<i> Times Staff Writer </i>

Like many small-business owners, Irv Levine wanted to boost his employees’ loyalty. He also wanted to boost his retirement nest egg by selling an ownership stake in his firm. His answer to both desires: An employee stock ownership plan.

The plan, formed last year, gave a 30% ownership stake to the 200 employees of Multiquip, a fast-growing Carson-based distributor of construction equipment. It also gave Levine a nice personal tax break--he can defer capital gains taxes on his profit from selling stock to the ESOP.

“I owe a lot to my employees,” Levine said, noting that if the firm’s growth and stock value keeps rising, “we’re going to have some very wealthy employees here.”

Thanks to business owners like Levine, ESOPs are booming. The plans, the fastest growing form of employee ownership, were created at the rate of four every day in 1987. That’s twice the rate of the previous year, said Corey Rosen, executive director of the National Center for Employee Ownership, based in Oakland.


Nearly 10 million workers in 10,000 U.S. companies--predominantly small, privately held concerns such as Multiquip--have ESOPs, which operate like pensions: an employer contributes to a trust that principally buys company shares for workers.

(Profit-sharing plans are similar in that companies also make contributions to workers. But those contributions can be made into cash accounts for workers or into tax-deferred trusts that may invest in stocks, bonds or other cash equivalents.)

Some companies are forming ESOPs to enhance worker productivity and loyalty while also giving workers another source of retirement benefits. Staunch ESOP proponents see the plans as a way to spur American firms’ competitiveness in world markets.

But other companies are forming them for reasons less related to enhancing their workers’ well-being. Some are using ESOPs primarily as a vehicle for corporate restructurings, paying off debt or thwarting hostile takeovers. These abuses, and a loss of some $300 million to $500 million in federal tax revenue each year because of breaks afforded ESOPs, are triggering a backlash in Congress. Some lawmakers want to rein in the plans’ tax benefits.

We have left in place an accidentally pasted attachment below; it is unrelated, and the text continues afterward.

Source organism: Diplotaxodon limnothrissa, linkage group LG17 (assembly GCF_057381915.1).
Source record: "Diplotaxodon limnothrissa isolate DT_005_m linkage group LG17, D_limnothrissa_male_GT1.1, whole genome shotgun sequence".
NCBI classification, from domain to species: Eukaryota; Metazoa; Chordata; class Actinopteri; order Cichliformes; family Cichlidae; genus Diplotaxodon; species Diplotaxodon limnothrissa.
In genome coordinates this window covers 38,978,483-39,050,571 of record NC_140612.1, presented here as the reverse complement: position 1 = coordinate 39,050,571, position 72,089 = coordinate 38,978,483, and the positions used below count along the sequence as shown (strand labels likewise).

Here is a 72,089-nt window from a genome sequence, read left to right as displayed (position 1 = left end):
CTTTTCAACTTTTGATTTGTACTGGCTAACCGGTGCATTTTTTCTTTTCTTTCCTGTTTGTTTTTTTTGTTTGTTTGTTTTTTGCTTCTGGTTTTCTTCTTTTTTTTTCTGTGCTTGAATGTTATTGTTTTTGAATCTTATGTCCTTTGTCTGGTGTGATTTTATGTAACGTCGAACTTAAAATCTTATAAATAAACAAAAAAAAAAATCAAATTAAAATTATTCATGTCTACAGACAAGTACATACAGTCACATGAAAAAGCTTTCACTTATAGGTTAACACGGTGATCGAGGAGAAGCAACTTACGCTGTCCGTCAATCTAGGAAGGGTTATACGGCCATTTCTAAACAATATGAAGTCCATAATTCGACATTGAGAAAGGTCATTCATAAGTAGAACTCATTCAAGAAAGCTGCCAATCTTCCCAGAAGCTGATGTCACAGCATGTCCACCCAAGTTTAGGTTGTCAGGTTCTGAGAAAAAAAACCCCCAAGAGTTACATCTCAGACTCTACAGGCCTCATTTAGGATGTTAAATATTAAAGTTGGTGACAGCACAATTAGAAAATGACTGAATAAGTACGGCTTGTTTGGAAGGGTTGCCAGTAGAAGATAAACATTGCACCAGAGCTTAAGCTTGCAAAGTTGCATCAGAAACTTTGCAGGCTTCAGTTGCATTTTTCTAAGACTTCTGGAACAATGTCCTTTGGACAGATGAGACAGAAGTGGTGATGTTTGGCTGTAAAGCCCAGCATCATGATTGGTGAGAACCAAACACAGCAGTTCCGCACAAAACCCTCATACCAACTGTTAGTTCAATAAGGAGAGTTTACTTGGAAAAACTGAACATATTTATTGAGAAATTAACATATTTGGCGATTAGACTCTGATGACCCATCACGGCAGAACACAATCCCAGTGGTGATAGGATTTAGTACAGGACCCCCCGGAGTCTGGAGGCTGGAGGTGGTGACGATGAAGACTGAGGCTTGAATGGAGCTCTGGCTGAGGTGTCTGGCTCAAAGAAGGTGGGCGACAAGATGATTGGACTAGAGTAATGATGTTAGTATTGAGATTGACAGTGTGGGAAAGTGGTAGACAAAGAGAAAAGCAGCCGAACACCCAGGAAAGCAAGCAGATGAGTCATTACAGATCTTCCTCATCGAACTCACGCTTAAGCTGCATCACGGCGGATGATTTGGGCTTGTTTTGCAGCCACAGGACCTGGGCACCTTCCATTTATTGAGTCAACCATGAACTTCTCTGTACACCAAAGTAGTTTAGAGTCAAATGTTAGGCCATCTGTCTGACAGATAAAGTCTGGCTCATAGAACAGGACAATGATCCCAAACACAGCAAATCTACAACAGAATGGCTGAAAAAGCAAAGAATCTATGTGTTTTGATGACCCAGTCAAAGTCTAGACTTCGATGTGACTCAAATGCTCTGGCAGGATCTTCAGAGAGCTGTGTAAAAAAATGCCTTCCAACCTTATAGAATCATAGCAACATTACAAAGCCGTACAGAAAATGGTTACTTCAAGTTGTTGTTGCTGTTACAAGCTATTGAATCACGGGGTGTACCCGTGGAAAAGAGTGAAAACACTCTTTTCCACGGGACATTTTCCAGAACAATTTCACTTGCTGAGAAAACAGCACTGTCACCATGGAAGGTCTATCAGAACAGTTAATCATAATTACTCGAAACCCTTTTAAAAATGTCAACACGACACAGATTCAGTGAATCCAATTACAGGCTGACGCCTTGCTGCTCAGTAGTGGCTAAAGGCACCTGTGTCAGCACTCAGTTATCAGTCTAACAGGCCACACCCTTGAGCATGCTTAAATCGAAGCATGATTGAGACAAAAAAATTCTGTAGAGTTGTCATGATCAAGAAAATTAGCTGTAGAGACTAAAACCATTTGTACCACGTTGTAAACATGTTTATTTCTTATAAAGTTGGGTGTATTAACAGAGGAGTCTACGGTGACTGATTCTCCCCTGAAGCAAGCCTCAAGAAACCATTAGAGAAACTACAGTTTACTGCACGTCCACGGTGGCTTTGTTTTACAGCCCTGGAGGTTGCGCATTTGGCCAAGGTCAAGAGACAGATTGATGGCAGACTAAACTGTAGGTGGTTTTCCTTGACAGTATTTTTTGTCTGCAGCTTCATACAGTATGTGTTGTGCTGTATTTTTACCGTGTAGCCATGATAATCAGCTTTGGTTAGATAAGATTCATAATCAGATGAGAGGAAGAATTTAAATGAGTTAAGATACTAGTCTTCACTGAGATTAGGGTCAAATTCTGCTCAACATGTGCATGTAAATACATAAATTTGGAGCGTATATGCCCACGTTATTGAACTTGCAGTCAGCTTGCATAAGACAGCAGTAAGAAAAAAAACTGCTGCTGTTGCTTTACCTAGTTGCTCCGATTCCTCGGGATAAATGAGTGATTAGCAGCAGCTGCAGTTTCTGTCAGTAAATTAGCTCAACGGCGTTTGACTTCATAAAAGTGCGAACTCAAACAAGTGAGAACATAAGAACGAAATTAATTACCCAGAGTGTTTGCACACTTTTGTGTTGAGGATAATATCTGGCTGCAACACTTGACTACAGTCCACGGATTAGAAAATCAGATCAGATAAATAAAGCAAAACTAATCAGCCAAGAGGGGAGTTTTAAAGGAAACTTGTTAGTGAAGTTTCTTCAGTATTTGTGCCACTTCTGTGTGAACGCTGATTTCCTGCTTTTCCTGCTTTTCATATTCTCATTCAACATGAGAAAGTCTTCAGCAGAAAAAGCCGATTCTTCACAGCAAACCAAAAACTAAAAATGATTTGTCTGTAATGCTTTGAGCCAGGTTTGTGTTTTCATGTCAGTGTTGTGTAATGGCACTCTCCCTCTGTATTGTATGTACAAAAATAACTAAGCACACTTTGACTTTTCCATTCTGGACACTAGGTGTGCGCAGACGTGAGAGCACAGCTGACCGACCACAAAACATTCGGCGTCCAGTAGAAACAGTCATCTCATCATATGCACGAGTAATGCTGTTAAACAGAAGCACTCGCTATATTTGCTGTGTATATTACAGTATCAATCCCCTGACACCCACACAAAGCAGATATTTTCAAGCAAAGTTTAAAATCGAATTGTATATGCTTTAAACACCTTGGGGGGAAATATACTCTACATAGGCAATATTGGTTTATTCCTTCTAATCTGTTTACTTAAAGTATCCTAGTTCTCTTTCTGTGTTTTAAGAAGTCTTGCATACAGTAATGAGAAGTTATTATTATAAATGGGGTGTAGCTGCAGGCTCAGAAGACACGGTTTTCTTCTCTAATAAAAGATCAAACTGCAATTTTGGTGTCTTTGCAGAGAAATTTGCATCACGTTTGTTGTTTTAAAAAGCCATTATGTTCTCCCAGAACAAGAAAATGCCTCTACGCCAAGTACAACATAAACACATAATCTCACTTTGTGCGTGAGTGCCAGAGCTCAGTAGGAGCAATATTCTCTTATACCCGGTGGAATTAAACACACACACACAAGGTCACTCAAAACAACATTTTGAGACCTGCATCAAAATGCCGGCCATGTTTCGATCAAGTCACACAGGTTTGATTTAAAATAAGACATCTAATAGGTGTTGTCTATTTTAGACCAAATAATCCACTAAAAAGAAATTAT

“The idea has tremendous potential if used well, but they are not always used well,” admitted Rosen.

If used well, however, ESOPs do enhance productivity and worker morale, several studies indicate. Just granting shares to workers through ESOPs alone does little to enhance productivity. But when employee stock ownership is combined with giving employees meaningful decision-making powers in day-to-day company affairs--such as through management-worker committees that decide production schedules and work rules--the boost to productivity can be dramatic.

One recent study by Rosen, for example, found that companies with ESOPs that give meaningful decision-making to employees grew an average of 11% to 17% faster in both sales and employment than they would have otherwise. Companies putting in ESOPs without added worker decision-making performed on average less than 1% better in sales and employment.

“Having an ESOP alone does not seem to be the key to improving productivity,” said Patrick G. Grasso, who directed a study of ESOPs for the General Accounting Office, the research arm of Congress, which came to a somewhat similar conclusion.


“It is absolutely clear that ownership creates an identification between worker and company, but until labor and management focus on joint problem solving, there is not much practical (effect) on productivity,” said Joseph R. Blasi, management professor at California Polytechnic State University at San Luis Obispo and author of “Employee Ownership: Revolution or Ripoff?”

As an example of an ESOP done the right way, Blasi cited Science Application International Corp., a high-technology company based in La Jolla.